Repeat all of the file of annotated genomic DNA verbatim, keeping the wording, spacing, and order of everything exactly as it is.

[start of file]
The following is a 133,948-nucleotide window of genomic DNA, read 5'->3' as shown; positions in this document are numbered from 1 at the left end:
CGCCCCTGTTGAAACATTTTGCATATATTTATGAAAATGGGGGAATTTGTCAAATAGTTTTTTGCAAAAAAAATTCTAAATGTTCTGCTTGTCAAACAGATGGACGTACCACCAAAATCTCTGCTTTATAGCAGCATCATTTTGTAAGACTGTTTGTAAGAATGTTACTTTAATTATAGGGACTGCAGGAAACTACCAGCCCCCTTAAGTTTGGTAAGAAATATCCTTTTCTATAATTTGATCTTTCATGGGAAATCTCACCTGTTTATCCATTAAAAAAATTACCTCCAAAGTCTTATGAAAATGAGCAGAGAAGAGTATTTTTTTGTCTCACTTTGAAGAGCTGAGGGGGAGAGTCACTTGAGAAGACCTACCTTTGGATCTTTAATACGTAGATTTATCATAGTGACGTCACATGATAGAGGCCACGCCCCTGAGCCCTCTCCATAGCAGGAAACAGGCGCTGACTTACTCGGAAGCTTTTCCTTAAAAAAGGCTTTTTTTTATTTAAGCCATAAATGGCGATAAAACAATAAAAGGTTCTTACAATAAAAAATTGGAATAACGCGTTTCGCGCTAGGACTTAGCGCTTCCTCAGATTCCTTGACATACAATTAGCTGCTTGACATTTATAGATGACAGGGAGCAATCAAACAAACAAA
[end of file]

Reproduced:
The following is a 133,948-nucleotide window of genomic DNA, read 5'->3' as shown; positions in this document are numbered from 1 at the left end:
CGCCCCTGTTGAAACATTTTGCATATATTTATGAAAATGGGGGAATTTGTCAAATAGTTTTTTGCAAAAAAAATTCTAAATGTTCTGCTTGTCAAACAGATGGACGTACCACCAAAATCTCTGCTTTATAGCAGCATCATTTTGTAAGACTGTTTGTAAGAATGTTACTTTAATTATAGGGACTGCAGGAAACTACCAGCCCCCTTAAGTTTGGTAAGAAATATCCTTTTCTATAATTTGATCTTTCATGGGAAATCTCACCTGTTTATCCATTAAAAAAATTACCTCCAAAGTCTTATGAAAATGAGCAGAGAAGAGTATTTTTTTGTCTCACTTTGAAGAGCTGAGGGGGAGAGTCACTTGAGAAGACCTACCTTTGGATCTTTAATACGTAGATTTATCATAGTGACGTCACATGATAGAGGCCACGCCCCTGAGCCCTCTCCATAGCAGGAAACAGGCGCTGACTTACTCGGAAGCTTTTCCTTAAAAAAGGCTTTTTTTTATTTAAGCCATAAATGGCGATAAAACAATAAAAGGTTCTTACAATAAAAAATTGGAATAACGCGTTTCGCGCTAGGACTTAGCGCTTCCTCAGATTCCTTGACATACAATTAGCTGCTTGACATTTATAGATGACAGGGAGCAATCAAACAAACAAA